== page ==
28

No, and for at least three reasons: Assuming "chord" to be a tonal entity, we can explain anything as having alterations, omissions, and extensions. With add11, ♭13, no5, etc., we can make sense of any combination of tones. We can understand harmonies as combinations of chords; such polychords allow any and all possibilities. We have systems of ...


26

The 'add' modifier is used if a note above the 7th is added to a triad, and if the lower tensions are not part of the chord. That's why there's a difference between a C9 and a C(add9) chord. The first has a (flat) 7th, the other one doesn't: C9 = C E G Bb D C(add9) = C E G D Another usage is to add notes that would otherwise replace another note, as is ...


19

I think the confusion here is that it doesn't matter what order the notes are in. Think of a piano for second...you can pick any D, any F# and any A anywhere on the piano regardless of what order or how much space is in between the notes and you will still have a D major triad. You can also pick 2 or 3 of any notes and you would still have a D triad. Same ...


19

iii is used, I'm not sure where you heard that it wasn't really used much. Sure, you could argue that it's used less than other diatonic chords, (Em in the chart for chords, according to this site), but it's nowhere near the point where people would hear it and go, "Whoa! What's that chord?". In popular music especially, it's often kind of a substitute for ...


17

"If I skip any note, its gonna make it another chord..." No. First: despite the 'pile of 3rds' method of constructing chords in our textbooks, in a 13th chord the 5th may be omitted, the 9th is often omitted and the 11th is ALWAYS omitted. (OK, ALWAYS is just asking for people to come up with exceptions. But it's near enough, and we're talking about the ...


16

Anything over a 7th must contain that 7th, be it major 7th or minor (b) seventh. It's been well established that the 5th (perfect) can be dispensed with, as its sound is contained in the root note. For me, 9ths must have 1,3,7 and 9 - although if there's an instrument playing the root, such as a bass, it can be pared down to 3,7 and 9. Often in jazz, a four ...


15

Kostka/Payne is one source that explains the iii chord is used relatively infrequently. But they don't simply say it isn't used. You can account for iii's use (or any other diatonic chord) through various harmonic sequences. The "falling thirds" harmonic sequence (a.k.a. Pachelbel's Canon) is one good example of iii in classical music: [I V][vi iii]... ...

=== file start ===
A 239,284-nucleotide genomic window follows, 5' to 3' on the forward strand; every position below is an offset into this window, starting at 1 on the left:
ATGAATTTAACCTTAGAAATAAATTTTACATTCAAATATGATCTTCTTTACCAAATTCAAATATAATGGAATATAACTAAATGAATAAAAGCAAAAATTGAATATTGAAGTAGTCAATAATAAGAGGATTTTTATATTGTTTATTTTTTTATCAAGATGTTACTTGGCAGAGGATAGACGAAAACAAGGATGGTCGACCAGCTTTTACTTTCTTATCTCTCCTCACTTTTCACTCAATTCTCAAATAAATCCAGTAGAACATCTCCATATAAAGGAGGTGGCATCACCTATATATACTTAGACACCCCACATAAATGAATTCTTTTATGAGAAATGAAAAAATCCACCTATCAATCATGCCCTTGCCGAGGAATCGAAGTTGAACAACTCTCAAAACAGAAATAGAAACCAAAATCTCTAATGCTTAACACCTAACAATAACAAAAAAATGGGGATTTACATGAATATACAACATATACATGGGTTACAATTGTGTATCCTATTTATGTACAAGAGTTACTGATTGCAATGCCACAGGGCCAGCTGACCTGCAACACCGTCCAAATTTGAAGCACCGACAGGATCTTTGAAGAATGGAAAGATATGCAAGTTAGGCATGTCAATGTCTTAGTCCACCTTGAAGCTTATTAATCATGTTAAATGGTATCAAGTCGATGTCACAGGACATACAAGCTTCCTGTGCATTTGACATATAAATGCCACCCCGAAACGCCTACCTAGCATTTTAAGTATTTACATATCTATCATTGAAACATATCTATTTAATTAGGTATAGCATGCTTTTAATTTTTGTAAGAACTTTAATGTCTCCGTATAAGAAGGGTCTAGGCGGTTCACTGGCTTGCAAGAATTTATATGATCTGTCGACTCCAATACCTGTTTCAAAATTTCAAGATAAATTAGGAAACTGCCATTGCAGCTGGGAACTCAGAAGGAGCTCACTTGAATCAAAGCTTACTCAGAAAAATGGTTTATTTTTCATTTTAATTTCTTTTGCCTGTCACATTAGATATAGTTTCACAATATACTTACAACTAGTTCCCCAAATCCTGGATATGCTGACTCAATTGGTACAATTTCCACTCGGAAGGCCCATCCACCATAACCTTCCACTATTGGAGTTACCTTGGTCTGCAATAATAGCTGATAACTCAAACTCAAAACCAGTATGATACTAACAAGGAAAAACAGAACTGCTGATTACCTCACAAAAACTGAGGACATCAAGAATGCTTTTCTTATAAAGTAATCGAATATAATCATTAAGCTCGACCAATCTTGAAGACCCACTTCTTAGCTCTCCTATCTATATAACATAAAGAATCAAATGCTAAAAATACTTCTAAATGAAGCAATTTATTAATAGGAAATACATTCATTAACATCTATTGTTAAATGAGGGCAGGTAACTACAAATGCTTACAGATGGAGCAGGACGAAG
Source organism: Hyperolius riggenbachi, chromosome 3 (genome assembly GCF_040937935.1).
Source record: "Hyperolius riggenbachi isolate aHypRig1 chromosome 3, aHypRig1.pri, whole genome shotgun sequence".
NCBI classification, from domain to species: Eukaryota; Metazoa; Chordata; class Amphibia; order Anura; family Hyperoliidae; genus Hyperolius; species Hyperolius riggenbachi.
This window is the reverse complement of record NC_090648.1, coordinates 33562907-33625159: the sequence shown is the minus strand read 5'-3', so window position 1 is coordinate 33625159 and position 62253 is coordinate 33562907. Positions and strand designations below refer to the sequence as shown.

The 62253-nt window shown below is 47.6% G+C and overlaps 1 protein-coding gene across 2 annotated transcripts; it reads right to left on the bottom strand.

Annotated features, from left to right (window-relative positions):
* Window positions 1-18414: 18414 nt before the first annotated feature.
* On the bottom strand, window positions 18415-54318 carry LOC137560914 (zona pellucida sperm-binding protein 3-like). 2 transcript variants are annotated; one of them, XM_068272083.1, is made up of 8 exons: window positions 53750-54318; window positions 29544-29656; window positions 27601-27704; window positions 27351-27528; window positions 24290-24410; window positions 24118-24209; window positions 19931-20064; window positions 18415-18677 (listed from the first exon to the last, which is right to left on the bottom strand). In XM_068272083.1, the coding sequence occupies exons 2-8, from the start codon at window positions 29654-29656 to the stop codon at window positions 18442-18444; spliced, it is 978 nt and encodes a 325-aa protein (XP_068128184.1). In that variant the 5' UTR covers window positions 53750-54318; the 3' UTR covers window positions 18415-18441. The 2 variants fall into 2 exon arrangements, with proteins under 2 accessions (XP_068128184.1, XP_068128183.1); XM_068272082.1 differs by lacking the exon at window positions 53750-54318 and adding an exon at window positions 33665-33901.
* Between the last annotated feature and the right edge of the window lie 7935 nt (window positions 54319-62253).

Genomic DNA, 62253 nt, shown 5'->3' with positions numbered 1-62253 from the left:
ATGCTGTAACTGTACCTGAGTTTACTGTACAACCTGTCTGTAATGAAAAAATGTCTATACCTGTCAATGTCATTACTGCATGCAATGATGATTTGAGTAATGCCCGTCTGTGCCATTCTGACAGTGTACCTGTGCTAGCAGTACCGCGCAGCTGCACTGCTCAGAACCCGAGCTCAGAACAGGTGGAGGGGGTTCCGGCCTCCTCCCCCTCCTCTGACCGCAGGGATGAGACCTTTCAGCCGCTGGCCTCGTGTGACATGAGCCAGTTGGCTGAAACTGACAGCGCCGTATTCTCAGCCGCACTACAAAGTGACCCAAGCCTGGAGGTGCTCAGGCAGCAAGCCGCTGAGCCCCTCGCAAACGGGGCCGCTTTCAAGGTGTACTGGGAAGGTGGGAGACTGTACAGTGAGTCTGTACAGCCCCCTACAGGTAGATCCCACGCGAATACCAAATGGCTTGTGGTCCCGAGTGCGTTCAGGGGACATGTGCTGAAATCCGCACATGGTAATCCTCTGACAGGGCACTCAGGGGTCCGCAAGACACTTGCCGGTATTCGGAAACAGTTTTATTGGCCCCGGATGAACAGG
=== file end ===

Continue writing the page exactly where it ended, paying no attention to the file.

14

To answer the question of whether the C chord is "really" V of V, you need to remember one simple fact about music. When you listen to music, you hear it progressing in time. Therefore, analysing any chord in terms of "what comes after it" by looking at the score is just an intellectual exercise, if it has no relationship to what the music actually sounds ...


13

You wouldn't be able to play the D and the F# at the same time because they are on the same string. The only way to play both notes would be to play the D on the 5th fret of the A string, resulting in this chord: This is far more difficult to play and the sound of the chord is arguably very similar.


13

An awful lot of guitar tutors , books and sites seem to feel that every guitar chord must be played in root position. In fairness, it is the most solid sound of a chord, in comparison to the 1st and 2nd (and 3rd) inversions. The open G shape, and open E shape chords automatically give root positions, and A shape and C shape give root if played from 5th ...


13

mode = set of notes + tonic Modes sound different, because each scale degree's distance to the tonic i.e. home note is different. The home note is in a different location relative to the other notes of the scale. The tonic is your zero-point, your viewpoint, where you place your camera: depending on where it is, everything around you is in a relatively ...


12

I see at least two reasons: Tonal music is really built on the contrast of consonance and dissonance; the inherent tension and release of that dichotomy is what moves tonal music forward. Your second progression only uses consonant major and minor triads, and so it lacks much tension. But your first progression includes a dissonant seventh chord that brings ...


11

You could ask the same about the A note. All three are just passing notes, passing from one 'good' note to another 'good' note. I call them stepping stone notes. They come on unstressed parts of the bar. The stressed points usually being beats 1 and 3. Here the A is & of 1, Gb & of 3 and E & of 4, all weak points where almost any note will not ...


11

"Dominant seventh" is a shorthand for what others call a "major-minor seventh," meaning a major triad with a minor seventh on top. If we take all notes of a major scale and create seventh chords on top of them using only the notes of that major scale, only one of these seventh chords will be a major-minor ("dominant") seventh: that built on scale-degree 5 ...


11